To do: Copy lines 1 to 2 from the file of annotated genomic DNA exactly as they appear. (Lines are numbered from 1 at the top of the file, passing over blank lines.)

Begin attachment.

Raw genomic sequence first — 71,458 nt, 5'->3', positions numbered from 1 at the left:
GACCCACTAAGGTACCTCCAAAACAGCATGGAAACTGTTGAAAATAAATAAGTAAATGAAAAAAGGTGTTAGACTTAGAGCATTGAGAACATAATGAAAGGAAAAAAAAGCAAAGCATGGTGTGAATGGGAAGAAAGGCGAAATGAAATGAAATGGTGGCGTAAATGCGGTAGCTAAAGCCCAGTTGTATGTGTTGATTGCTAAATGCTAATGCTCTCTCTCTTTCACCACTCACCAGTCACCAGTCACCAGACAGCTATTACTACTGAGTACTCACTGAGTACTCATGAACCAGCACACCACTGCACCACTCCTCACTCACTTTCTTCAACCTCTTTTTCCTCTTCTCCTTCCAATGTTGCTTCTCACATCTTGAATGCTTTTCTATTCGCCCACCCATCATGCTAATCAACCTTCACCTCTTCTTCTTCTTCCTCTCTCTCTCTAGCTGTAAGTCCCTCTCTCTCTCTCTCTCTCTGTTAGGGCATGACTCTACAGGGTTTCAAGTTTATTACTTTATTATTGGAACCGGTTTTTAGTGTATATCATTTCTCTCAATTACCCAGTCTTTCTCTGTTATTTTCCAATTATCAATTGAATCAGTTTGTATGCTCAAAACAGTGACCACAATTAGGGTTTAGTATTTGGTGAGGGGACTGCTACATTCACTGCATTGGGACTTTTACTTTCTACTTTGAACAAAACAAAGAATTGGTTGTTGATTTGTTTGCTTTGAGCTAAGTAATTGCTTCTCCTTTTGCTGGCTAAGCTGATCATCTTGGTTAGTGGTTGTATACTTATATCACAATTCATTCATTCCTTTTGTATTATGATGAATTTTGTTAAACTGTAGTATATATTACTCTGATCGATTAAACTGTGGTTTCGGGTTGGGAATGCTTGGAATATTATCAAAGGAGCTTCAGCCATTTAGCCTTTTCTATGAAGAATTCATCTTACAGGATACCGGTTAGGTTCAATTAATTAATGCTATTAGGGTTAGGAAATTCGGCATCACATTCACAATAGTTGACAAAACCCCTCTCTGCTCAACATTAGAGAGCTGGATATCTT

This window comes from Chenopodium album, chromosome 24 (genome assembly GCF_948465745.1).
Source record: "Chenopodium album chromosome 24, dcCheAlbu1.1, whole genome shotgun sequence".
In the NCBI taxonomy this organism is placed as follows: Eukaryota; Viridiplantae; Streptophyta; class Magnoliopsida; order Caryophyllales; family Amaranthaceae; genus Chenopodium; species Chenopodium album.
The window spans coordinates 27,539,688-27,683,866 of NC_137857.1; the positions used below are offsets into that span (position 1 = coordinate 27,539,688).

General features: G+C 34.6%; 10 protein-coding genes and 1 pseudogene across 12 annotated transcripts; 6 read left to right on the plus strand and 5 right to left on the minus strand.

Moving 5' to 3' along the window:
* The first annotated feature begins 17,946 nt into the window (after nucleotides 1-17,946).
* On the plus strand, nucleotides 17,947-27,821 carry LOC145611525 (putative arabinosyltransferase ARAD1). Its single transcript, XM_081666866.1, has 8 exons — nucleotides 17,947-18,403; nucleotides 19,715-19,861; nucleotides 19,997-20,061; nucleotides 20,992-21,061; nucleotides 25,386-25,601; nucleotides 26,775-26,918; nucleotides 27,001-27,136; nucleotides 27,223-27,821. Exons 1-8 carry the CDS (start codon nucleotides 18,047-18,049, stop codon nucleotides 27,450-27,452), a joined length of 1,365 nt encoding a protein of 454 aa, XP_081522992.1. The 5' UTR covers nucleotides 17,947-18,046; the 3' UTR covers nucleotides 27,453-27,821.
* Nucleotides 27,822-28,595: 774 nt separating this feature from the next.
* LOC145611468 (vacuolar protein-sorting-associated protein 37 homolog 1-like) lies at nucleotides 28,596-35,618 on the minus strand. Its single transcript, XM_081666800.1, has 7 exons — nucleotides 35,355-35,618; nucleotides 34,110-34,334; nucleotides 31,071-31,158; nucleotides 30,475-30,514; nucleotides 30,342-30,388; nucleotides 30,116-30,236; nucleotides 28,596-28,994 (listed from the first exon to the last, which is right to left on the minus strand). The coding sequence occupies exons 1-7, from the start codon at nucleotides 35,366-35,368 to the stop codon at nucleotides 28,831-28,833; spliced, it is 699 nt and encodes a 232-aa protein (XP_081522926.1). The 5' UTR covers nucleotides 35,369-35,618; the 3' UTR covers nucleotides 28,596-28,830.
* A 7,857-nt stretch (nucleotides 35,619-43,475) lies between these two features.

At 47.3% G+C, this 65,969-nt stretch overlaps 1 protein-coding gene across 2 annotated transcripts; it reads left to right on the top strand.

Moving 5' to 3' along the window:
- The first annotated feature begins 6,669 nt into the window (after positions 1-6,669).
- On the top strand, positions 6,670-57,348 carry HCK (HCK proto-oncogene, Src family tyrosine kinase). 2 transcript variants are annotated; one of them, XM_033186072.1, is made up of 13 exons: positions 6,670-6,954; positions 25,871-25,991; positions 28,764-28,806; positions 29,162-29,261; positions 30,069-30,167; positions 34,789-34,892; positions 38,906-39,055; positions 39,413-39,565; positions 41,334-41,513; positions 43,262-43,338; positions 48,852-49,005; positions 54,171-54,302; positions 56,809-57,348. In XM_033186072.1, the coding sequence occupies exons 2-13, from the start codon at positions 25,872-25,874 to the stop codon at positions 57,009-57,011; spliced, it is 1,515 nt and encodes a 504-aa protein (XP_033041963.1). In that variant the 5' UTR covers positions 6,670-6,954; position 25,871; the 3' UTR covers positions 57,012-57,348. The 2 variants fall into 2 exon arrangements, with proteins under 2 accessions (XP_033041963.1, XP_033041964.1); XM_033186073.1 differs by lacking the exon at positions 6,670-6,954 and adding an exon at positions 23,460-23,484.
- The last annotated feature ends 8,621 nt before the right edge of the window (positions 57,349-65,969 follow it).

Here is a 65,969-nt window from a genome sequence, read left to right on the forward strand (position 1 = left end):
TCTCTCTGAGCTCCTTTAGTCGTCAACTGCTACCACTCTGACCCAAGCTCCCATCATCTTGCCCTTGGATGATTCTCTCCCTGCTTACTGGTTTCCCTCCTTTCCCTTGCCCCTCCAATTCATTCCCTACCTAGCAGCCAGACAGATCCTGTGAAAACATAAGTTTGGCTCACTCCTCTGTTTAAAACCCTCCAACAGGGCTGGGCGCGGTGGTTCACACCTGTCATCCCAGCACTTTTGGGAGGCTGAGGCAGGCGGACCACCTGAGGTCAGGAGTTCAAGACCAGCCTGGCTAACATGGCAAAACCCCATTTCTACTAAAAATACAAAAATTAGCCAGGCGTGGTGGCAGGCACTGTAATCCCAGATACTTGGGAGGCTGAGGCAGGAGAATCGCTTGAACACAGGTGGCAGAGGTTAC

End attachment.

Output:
Raw genomic sequence first — 71,458 nt, 5'->3', positions numbered from 1 at the left:
GACCCACTAAGGTACCTCCAAAACAGCATGGAAACTGTTGAAAATAAATAAGTAAATGAAAAAAGGTGTTAGACTTAGAGCATTGAGAACATAATGAAAGGAAAAAAAAGCAAAGCATGGTGTGAATGGGAAGAAAGGCGAAATGAAATGAAATGGTGGCGTAAATGCGGTAGCTAAAGCCCAGTTGTATGTGTTGATTGCTAAATGCTAATGCTCTCTCTCTTTCACCACTCACCAGTCACCAGTCACCAGACAGCTATTACTACTGAGTACTCACTGAGTACTCATGAACCAGCACACCACTGCACCACTCCTCACTCACTTTCTTCAACCTCTTTTTCCTCTTCTCCTTCCAATGTTGCTTCTCACATCTTGAATGCTTTTCTATTCGCCCACCCATCATGCTAATCAACCTTCACCTCTTCTTCTTCTTCCTCTCTCTCTCTAGCTGTAAGTCCCTCTCTCTCTCTCTCTCTCTGTTAGGGCATGACTCTACAGGGTTTCAAGTTTATTACTTTATTATTGGAACCGGTTTTTAGTGTATATCATTTCTCTCAATTACCCAGTCTTTCTCTGTTATTTTCCAATTATCAATTGAATCAGTTTGTATGCTCAAAACAGTGACCACAATTAGGGTTTAGTATTTGGTGAGGGGACTGCTACATTCACTGCATTGGGACTTTTACTTTCTACTTTGAACAAAACAAAGAATTGGTTGTTGATTTGTTTGCTTTGAGCTAAGTAATTGCTTCTCCTTTTGCTGGCTAAGCTGATCATCTTGGTTAGTGGTTGTATACTTATATCACAATTCATTCATTCCTTTTGTATTATGATGAATTTTGTTAAACTGTAGTATATATTACTCTGATCGATTAAACTGTGGTTTCGGGTTGGGAATGCTTGGAATATTATCAAAGGAGCTTCAGCCATTTAGCCTTTTCTATGAAGAATTCATCTTACAGGATACCGGTTAGGTTCAATTAATTAATGCTATTAGGGTTAGGAAATTCGGCATCACATTCACAATAGTTGACAAAACCCCTCTCTGCTCAACATTAGAGAGCTGGATATCTT